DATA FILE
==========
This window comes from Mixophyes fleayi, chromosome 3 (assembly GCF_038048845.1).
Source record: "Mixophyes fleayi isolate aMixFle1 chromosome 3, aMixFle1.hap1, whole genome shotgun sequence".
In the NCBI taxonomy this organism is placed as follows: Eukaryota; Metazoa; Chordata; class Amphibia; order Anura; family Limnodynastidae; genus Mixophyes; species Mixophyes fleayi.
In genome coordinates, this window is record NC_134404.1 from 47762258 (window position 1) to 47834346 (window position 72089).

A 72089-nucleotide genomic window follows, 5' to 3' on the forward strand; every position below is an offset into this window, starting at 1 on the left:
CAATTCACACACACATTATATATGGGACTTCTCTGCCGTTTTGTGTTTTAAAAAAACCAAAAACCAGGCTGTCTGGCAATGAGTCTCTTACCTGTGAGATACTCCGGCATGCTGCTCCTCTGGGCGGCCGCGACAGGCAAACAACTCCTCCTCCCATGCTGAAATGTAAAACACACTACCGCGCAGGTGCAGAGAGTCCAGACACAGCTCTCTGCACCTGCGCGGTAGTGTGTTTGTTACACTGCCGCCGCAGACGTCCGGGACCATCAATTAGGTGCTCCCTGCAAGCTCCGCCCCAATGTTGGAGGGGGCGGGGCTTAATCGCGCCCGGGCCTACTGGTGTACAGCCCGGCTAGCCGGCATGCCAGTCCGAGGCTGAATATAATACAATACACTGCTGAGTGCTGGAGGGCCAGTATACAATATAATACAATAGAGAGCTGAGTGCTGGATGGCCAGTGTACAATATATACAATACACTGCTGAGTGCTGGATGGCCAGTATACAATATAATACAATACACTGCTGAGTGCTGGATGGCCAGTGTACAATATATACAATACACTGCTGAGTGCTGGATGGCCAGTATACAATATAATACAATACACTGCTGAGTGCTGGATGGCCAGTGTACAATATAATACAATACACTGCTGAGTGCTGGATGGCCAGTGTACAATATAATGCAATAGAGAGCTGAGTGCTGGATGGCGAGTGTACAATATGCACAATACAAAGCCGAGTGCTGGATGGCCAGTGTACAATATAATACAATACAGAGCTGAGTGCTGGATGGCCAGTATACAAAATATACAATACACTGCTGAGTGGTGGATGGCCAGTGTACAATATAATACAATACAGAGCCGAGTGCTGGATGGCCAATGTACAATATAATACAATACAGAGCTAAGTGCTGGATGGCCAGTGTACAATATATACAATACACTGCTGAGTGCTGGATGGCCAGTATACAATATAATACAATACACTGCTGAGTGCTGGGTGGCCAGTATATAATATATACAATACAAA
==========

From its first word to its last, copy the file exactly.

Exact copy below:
This window comes from Mixophyes fleayi, chromosome 3 (assembly GCF_038048845.1).
Source record: "Mixophyes fleayi isolate aMixFle1 chromosome 3, aMixFle1.hap1, whole genome shotgun sequence".
In the NCBI taxonomy this organism is placed as follows: Eukaryota; Metazoa; Chordata; class Amphibia; order Anura; family Limnodynastidae; genus Mixophyes; species Mixophyes fleayi.
In genome coordinates, this window is record NC_134404.1 from 47762258 (window position 1) to 47834346 (window position 72089).

A 72089-nucleotide genomic window follows, 5' to 3' on the forward strand; every position below is an offset into this window, starting at 1 on the left:
CAATTCACACACACATTATATATGGGACTTCTCTGCCGTTTTGTGTTTTAAAAAAACCAAAAACCAGGCTGTCTGGCAATGAGTCTCTTACCTGTGAGATACTCCGGCATGCTGCTCCTCTGGGCGGCCGCGACAGGCAAACAACTCCTCCTCCCATGCTGAAATGTAAAACACACTACCGCGCAGGTGCAGAGAGTCCAGACACAGCTCTCTGCACCTGCGCGGTAGTGTGTTTGTTACACTGCCGCCGCAGACGTCCGGGACCATCAATTAGGTGCTCCCTGCAAGCTCCGCCCCAATGTTGGAGGGGGCGGGGCTTAATCGCGCCCGGGCCTACTGGTGTACAGCCCGGCTAGCCGGCATGCCAGTCCGAGGCTGAATATAATACAATACACTGCTGAGTGCTGGAGGGCCAGTATACAATATAATACAATAGAGAGCTGAGTGCTGGATGGCCAGTGTACAATATATACAATACACTGCTGAGTGCTGGATGGCCAGTATACAATATAATACAATACACTGCTGAGTGCTGGATGGCCAGTGTACAATATATACAATACACTGCTGAGTGCTGGATGGCCAGTATACAATATAATACAATACACTGCTGAGTGCTGGATGGCCAGTGTACAATATAATACAATACACTGCTGAGTGCTGGATGGCCAGTGTACAATATAATGCAATAGAGAGCTGAGTGCTGGATGGCGAGTGTACAATATGCACAATACAAAGCCGAGTGCTGGATGGCCAGTGTACAATATAATACAATACAGAGCTGAGTGCTGGATGGCCAGTATACAAAATATACAATACACTGCTGAGTGGTGGATGGCCAGTGTACAATATAATACAATACAGAGCCGAGTGCTGGATGGCCAATGTACAATATAATACAATACAGAGCTAAGTGCTGGATGGCCAGTGTACAATATATACAATACACTGCTGAGTGCTGGATGGCCAGTATACAATATAATACAATACACTGCTGAGTGCTGGGTGGCCAGTATATAATATATACAATACAAA